Where the milk comes and goes

Agriculture is the backbone of the world’s economic activity. In 2020, agriculture held a value of US$3.6 trillion, an increase of $2.54 trillion from 20 years ago. A report from the University of the Potomac in the US shows that milk is the most commonly cultivated agricultural commodities in the world. Today, 37 countries have cow’s milk as their top agricultural product. The US produces 101 million tonnes per annum, while India’s output amounts to 87 million tonnes. Brazil comes in at 36 million tonnes of cow milk per year.

In Europe, Germany is one of the biggest milk producers, with over 33 million tons of milk produced every year. In monetary terms, this amounts to US$12.9 billion. It also is the world’s top exporter of dairy products, with 1.5 million tonnes shipped abroad yearly, making it responsible for one-sixth of all cow milk traded globally. Interestingly, Czechia comes in second, with 896,000 tonnes of cow milk exports, with the UK coming in third with 751,000 tonnes.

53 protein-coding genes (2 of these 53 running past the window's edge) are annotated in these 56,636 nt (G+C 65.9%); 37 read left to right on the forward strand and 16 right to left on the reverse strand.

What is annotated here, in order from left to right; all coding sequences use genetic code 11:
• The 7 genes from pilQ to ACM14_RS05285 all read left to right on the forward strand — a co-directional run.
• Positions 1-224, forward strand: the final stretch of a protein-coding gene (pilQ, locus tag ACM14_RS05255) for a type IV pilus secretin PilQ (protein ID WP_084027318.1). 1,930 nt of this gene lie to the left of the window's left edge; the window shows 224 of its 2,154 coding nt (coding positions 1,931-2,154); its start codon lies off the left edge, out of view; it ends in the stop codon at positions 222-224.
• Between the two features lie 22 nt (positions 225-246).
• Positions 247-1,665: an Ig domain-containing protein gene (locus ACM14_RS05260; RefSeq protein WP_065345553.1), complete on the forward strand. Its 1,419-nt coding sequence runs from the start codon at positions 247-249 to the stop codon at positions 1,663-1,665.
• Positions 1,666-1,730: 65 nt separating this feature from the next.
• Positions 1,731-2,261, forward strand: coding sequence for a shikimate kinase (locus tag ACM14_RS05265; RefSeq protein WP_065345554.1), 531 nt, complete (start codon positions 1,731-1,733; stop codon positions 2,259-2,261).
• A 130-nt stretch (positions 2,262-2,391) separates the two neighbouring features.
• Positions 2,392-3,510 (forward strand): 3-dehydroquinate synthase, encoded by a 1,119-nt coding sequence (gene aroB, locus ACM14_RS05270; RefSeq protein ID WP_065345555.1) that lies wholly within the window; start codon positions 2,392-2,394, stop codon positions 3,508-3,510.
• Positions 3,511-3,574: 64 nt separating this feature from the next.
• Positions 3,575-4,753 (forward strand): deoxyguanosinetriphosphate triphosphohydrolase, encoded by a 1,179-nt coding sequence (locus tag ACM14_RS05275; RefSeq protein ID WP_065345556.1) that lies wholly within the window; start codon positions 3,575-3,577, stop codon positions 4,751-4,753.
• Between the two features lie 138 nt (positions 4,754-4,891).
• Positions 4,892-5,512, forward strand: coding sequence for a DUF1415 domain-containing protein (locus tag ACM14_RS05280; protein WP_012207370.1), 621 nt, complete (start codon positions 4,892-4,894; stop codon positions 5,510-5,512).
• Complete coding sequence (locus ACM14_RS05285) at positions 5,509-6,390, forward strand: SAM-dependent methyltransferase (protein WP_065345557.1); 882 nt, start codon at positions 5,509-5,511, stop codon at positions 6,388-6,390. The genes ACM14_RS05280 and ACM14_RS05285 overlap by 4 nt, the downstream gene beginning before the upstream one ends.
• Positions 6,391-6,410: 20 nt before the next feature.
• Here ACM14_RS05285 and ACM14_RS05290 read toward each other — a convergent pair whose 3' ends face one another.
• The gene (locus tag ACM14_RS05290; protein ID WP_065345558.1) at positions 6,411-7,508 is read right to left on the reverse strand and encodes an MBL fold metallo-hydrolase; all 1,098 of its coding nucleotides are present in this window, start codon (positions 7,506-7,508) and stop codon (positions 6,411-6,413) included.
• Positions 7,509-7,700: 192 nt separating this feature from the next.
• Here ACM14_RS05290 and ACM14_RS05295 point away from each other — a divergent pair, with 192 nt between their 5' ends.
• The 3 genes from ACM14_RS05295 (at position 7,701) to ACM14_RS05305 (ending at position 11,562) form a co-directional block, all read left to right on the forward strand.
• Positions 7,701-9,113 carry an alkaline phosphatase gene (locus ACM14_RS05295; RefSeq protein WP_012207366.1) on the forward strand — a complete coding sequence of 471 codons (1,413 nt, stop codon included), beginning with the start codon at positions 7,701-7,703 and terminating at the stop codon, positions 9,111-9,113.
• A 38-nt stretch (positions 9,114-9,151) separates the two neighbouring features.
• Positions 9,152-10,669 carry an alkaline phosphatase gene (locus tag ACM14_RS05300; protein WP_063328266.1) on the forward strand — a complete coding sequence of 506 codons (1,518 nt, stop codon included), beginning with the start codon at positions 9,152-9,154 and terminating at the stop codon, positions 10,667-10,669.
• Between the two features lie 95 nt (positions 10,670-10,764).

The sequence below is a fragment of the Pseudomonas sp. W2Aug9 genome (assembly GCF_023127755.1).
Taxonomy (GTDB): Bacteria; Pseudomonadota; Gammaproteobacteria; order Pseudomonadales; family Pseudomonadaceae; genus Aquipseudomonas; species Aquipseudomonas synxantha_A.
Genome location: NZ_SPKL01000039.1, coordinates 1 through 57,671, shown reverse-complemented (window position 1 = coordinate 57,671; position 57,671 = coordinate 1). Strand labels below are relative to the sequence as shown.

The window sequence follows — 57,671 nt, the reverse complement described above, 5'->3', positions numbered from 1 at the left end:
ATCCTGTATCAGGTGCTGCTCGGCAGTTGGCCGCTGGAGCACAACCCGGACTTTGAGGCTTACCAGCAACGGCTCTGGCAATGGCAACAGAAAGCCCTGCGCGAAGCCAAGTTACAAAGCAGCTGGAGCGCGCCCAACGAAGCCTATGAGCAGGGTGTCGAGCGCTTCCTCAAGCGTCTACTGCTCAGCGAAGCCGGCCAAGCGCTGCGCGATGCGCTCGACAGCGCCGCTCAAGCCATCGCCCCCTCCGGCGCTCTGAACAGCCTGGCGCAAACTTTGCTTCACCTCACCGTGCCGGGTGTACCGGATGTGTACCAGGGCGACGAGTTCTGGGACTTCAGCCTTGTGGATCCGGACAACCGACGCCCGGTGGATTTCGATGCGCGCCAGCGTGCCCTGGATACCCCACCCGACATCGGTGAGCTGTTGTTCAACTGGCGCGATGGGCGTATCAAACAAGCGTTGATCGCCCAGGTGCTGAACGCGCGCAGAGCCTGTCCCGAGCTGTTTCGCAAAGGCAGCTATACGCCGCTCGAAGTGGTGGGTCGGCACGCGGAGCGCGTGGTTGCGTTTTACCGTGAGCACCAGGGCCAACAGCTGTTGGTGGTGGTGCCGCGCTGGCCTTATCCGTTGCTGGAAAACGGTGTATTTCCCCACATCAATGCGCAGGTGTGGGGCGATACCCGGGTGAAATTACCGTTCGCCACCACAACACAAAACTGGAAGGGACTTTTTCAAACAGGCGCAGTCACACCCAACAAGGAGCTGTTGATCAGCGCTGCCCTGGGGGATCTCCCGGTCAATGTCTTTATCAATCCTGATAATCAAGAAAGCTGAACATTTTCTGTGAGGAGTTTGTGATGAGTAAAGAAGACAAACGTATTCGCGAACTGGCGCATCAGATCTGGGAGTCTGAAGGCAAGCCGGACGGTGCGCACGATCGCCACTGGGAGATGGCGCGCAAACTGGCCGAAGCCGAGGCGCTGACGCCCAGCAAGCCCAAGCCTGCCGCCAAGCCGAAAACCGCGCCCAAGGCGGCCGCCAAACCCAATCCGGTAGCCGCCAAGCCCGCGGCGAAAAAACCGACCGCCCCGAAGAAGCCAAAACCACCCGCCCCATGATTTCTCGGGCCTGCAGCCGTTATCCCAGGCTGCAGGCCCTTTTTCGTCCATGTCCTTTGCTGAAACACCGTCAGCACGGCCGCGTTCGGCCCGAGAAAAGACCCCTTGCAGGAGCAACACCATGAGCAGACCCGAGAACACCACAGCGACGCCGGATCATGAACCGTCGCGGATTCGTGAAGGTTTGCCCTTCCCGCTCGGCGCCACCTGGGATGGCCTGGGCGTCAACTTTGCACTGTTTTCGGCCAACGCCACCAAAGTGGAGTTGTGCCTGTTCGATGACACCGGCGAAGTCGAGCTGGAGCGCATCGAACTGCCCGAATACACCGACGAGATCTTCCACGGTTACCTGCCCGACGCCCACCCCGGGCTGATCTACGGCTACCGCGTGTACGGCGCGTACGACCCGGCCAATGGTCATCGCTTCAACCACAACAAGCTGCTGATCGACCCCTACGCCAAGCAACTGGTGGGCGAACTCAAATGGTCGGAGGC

The UK’s numbers alone show why governments ignore livestock agriculture issues at their peril. It’s an economic powerhouse and in the case of livestock, offers the opportunity for both carbon sequestering as well as carbon emissions. It often produces much more than it consumes, when it comes to the amount of people needed to provide food for everyone else.

But still, only three per cent of public climate finance has gone to food production, we found out on Agriculture Day at COP27 in Egypt. As Betty Chinyamunyamu, the CEO of the national smallholder farmers association in Malawi, said, farmers should be part of the solution and not just recipients when it comes to climate change. The process should be concentrating on making everyone a winner, not winners and losers.

For more information potamic.edu/where-does-our-food-come-from

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